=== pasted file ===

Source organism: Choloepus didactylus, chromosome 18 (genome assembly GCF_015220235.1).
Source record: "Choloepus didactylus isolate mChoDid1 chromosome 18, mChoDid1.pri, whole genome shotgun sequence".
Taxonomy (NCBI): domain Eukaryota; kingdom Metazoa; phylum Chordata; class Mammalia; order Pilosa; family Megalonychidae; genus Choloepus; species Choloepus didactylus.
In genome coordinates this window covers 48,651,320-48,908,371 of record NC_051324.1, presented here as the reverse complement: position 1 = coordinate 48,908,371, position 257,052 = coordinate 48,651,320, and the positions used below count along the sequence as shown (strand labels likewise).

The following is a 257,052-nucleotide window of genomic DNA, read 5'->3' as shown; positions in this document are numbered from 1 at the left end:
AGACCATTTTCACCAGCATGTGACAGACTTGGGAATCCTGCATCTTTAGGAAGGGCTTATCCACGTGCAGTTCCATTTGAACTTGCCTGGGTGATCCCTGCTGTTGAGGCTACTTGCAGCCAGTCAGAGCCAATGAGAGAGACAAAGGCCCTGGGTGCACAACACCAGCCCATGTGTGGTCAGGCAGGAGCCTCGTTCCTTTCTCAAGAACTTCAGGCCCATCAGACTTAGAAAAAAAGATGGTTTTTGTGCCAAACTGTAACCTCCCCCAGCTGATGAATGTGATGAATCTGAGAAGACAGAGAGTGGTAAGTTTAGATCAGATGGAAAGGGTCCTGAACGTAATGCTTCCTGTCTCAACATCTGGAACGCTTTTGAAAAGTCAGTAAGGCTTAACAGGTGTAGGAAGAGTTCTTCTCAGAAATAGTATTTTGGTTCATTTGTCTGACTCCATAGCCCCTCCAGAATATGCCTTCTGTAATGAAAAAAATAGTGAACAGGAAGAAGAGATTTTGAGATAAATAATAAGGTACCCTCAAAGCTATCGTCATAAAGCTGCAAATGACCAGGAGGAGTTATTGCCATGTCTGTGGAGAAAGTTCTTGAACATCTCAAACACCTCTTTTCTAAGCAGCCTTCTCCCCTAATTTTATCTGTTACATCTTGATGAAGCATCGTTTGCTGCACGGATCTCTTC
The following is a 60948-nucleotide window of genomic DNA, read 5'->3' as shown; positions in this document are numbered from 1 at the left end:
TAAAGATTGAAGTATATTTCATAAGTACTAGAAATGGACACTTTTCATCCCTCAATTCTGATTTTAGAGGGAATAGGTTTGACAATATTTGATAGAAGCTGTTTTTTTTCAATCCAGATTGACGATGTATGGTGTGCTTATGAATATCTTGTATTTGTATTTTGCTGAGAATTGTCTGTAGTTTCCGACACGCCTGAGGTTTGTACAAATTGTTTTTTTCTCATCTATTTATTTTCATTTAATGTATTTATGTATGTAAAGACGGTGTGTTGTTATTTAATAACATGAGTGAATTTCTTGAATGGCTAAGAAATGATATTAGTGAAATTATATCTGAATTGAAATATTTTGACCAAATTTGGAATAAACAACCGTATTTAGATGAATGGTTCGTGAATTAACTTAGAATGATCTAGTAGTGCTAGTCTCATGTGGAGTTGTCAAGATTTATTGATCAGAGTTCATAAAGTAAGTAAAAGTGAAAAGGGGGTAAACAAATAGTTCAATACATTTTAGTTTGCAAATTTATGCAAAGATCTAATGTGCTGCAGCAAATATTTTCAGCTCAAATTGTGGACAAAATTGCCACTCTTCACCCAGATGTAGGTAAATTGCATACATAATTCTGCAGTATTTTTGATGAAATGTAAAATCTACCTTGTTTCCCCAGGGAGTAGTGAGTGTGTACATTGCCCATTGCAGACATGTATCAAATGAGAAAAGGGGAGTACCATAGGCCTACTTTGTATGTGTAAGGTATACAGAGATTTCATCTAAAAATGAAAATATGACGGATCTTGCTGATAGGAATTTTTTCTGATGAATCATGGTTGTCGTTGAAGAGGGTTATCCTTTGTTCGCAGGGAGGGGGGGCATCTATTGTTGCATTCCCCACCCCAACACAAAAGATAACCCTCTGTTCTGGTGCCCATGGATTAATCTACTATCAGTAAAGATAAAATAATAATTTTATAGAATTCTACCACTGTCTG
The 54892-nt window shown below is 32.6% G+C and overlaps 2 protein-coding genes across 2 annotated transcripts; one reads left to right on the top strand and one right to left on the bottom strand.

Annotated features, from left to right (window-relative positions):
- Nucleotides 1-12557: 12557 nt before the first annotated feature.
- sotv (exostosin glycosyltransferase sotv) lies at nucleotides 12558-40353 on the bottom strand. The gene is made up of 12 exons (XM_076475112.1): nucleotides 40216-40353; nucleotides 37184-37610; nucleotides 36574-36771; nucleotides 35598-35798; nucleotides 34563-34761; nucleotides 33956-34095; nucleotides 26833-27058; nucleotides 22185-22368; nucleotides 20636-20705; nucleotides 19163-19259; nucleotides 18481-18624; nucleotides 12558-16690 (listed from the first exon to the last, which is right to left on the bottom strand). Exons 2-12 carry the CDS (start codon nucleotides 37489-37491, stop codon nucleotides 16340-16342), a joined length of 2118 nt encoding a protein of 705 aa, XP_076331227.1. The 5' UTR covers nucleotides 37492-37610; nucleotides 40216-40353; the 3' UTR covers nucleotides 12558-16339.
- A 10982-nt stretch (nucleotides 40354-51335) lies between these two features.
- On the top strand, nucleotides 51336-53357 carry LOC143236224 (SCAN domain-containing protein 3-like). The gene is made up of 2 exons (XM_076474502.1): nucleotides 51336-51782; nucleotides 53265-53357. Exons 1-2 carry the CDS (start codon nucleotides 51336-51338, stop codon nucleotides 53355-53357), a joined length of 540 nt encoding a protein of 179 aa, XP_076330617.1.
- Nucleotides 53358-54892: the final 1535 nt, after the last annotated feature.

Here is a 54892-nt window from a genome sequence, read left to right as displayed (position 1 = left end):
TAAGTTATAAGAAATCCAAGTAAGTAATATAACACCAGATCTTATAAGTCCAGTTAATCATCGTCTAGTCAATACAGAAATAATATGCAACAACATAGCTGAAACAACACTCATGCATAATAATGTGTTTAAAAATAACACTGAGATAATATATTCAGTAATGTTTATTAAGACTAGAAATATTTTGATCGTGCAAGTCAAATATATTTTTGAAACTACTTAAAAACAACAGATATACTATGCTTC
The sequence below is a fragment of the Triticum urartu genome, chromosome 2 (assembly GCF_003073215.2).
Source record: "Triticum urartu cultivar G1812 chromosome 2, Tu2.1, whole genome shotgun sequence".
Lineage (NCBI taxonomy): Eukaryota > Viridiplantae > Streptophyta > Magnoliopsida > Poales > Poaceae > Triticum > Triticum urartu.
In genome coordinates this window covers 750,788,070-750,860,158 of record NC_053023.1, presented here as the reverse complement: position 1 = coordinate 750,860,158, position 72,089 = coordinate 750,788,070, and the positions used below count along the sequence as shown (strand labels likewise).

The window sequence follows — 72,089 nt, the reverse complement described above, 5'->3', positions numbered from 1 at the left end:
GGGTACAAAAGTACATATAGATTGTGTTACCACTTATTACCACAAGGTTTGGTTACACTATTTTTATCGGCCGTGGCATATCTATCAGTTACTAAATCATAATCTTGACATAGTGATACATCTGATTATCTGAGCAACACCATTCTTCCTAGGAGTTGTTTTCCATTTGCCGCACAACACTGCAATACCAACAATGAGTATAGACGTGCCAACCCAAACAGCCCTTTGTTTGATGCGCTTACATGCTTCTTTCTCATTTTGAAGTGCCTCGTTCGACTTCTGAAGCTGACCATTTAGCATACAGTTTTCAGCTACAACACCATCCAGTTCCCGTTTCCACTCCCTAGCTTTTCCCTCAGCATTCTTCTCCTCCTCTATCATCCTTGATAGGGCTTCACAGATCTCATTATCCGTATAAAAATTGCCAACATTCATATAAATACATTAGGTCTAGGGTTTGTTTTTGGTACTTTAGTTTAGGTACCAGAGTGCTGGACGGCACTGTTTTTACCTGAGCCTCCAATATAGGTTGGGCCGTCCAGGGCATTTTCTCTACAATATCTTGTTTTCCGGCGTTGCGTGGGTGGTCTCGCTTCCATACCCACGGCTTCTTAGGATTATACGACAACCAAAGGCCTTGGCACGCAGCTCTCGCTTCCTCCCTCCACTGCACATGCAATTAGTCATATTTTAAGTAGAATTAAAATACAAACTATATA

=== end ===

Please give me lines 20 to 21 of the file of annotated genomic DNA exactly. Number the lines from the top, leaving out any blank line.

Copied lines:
Lineage (NCBI taxonomy): Eukaryota > Viridiplantae > Streptophyta > Magnoliopsida > Poales > Poaceae > Triticum > Triticum urartu.
In genome coordinates this window covers 750,788,070-750,860,158 of record NC_053023.1, presented here as the reverse complement: position 1 = coordinate 750,860,158, position 72,089 = coordinate 750,788,070, and the positions used below count along the sequence as shown (strand labels likewise).